Figure 177: Air Injection Diverter (AIR Diverter) Valve 
Solid State Relay 
The Solid State relay (Figure 178) switches the high current required for operation of the Electric Air Pump (EAP). Input control to the Solid State relay comes from the Powertrain Control Module (PCM). 

Figure 178: Solid State Relay 

Paul Nimz
'97 TR
'93 EG mtx

Mine does not run all the time, it runs at hot idle

Example I come home from hockey every Friday night stop in front of the garage door
take my goalie pads and stick out and hang them in the garage put my bag in side the front door.

Pull car in garage and when I shut off you can here it winding down.

The air injection process is for the unburnt hydrocarbons leave the combustion chambers

It does not run on could engine as the car is in open loop and emissions high then. The O2 sensors have heaters to get them warmer faster to get the care into closed loop.

Belt driven air injection systems need somewhere to put the air the car does not use and have Devertor and by-pass valves in them. the early 2 way cats had a tube going either right in front of them or right into the body.

I am sure the older list members who had earlier fords remember the mess of large hoses with vacuum operated TAB/TAD valves in them {Thermactor AIR By-Pass/Thermactor Air Devertor}

From what I have seen of our set up the only place the air injection tubes go is right dead centre of the exhaust manifolds, The hi temp there and the fresh air injection will complete/continue the burn of any hydrocarbons not used up in the normal process inside the combustion chamber..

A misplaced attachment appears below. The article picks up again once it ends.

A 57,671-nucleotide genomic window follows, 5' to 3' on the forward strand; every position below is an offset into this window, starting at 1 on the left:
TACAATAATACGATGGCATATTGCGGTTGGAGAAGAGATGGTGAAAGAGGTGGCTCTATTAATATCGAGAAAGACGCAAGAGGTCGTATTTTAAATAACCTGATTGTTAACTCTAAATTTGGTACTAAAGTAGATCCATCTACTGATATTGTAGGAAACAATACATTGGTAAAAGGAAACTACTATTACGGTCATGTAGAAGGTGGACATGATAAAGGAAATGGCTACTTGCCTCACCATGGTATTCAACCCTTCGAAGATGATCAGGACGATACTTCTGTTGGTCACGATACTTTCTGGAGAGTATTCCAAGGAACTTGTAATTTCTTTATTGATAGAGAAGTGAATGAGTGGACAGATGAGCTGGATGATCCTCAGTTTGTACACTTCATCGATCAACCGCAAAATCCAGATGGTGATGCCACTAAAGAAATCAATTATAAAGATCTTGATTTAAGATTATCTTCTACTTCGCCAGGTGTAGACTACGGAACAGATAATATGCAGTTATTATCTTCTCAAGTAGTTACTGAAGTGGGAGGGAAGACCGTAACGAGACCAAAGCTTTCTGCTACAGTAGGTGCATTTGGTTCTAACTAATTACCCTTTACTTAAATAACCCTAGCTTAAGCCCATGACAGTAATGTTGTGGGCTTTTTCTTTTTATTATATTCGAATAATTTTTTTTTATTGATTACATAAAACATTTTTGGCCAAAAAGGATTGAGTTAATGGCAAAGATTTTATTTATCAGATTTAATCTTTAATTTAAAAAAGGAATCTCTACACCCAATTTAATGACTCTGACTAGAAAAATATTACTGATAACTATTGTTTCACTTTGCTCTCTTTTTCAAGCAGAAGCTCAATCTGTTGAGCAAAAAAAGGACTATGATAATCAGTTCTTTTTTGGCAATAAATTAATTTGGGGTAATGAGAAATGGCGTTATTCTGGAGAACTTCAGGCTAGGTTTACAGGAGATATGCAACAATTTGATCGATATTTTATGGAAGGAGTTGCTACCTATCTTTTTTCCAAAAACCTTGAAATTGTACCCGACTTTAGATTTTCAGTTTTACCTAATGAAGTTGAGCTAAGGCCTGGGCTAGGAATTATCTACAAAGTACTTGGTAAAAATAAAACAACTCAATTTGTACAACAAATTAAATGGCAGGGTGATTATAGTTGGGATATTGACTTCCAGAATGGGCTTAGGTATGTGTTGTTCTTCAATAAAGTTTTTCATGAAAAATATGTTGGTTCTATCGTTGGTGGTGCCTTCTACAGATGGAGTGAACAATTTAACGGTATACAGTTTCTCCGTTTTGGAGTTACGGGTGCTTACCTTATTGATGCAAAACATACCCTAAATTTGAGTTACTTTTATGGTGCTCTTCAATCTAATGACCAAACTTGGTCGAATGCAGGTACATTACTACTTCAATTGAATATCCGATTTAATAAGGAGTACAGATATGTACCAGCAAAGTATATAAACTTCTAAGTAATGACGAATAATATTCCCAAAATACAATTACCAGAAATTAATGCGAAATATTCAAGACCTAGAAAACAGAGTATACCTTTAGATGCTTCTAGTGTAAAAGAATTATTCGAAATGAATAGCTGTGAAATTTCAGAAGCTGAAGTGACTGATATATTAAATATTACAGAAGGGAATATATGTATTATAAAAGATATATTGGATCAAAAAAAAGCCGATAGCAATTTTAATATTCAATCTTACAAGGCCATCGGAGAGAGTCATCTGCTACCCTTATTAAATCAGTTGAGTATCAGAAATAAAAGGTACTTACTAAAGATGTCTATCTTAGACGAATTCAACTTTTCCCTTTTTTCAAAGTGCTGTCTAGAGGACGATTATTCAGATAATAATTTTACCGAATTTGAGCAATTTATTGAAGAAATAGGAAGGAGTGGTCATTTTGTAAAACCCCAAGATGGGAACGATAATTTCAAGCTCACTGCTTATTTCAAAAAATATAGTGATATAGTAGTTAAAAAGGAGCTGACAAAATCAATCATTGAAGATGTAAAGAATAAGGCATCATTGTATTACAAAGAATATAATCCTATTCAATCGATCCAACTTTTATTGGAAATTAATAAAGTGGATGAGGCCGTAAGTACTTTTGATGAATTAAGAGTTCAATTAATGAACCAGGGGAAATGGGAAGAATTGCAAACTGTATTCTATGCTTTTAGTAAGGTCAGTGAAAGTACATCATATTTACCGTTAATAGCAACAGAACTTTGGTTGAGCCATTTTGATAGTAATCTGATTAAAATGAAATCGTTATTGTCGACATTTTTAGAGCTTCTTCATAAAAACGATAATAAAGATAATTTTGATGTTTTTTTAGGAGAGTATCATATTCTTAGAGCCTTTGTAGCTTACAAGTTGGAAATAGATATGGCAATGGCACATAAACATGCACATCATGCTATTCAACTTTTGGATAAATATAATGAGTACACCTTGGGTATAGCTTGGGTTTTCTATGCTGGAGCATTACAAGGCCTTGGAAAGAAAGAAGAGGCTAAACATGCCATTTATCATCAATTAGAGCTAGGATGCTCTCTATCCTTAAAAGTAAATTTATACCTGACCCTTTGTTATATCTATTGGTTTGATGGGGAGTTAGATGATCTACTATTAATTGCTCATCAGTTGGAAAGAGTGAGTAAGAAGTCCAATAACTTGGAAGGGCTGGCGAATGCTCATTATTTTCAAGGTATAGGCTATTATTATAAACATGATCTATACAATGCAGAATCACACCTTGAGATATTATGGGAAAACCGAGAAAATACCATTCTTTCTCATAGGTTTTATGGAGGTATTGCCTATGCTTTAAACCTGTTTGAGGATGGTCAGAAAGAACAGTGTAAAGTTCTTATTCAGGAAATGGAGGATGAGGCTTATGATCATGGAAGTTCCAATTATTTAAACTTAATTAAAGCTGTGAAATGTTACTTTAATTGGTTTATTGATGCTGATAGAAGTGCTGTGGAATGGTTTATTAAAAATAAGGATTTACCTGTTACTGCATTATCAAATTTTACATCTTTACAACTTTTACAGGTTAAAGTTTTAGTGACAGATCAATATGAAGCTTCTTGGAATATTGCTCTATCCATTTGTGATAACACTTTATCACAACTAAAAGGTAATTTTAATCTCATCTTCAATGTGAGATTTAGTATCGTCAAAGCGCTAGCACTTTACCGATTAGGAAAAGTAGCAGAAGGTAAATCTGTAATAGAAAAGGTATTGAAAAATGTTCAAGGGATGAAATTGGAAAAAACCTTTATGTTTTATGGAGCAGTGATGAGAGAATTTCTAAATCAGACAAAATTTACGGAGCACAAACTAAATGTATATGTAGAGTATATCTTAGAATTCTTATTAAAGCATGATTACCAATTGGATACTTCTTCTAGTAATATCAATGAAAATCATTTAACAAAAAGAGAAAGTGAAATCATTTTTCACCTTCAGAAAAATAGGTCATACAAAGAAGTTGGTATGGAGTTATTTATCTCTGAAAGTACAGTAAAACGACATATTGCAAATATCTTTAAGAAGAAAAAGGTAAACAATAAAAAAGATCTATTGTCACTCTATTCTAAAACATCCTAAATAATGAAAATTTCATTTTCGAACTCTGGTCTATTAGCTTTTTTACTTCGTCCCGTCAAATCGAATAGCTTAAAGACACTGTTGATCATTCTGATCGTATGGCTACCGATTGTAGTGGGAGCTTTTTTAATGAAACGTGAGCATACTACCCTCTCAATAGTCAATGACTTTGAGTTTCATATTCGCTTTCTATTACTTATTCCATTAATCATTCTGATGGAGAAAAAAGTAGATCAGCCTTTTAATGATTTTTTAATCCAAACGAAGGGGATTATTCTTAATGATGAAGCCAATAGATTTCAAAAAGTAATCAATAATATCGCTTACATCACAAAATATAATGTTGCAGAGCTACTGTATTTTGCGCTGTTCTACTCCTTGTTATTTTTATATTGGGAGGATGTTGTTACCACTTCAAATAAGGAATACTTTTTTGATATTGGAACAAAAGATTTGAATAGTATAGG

Where this pump is located would be a PITA if it ever come on and you happened to be in a puddle due to rainfall. 

90% of cars on the road there emissions systems are set up to operate effectively at warm cruise, EGR, PCV, SAI. that is when the car can handle the dilution of intake mixture by EGR, PCV gases and the exhaust stream is not leaving the engine hell bent for leather. Idle creates a series of issues due to the time it takes a proper combustion to happen. 

OH and I checked my lifter lab. the figure 8 pattern on the bottom of a normal lifter means it is rotating properly. {got an A on the lab} also non roller rockers are curved on the bottom to aid this rotation. 2 new ones placed end to end should rock..


If you think it is running all the time it would not be hard to determine this. Lift the front end and under the battery at the plastic apron you will see a short hose bent at 90 degrees and pointing down with one end open. This is the intake hose for the SAI pump. When running it will be pulling in air. I can almost guarantee you that it is not running and not the source of the noise.

Paul Nimz
'97 TR
'93 EG mtx

From: allenby 
To: V8 Mail List 
Subject: Re: Whining noise from under the hood

Mine must be furbar with out throwing a code cus I here it sometimes when I shut the car off.
That muted whine sounds like a J-79 from about 3/4 of a mile away {you guys can figure that one out}


SAI should only be in operation for up to the first two minutes after the engine is started. It is used to pump extra O2 into the exhaust stream to heat up the cats.

I had the whine and it was the tranny.

Paul Nimz
'97 TR
'93 EG mtx

SAI pump

Kirk J Doucette

I sounds like it is coming from the left side. (sitting in the driver seat) 


Roman Steichen
Founder/President CapitalSHO club
99 Black

Contact Information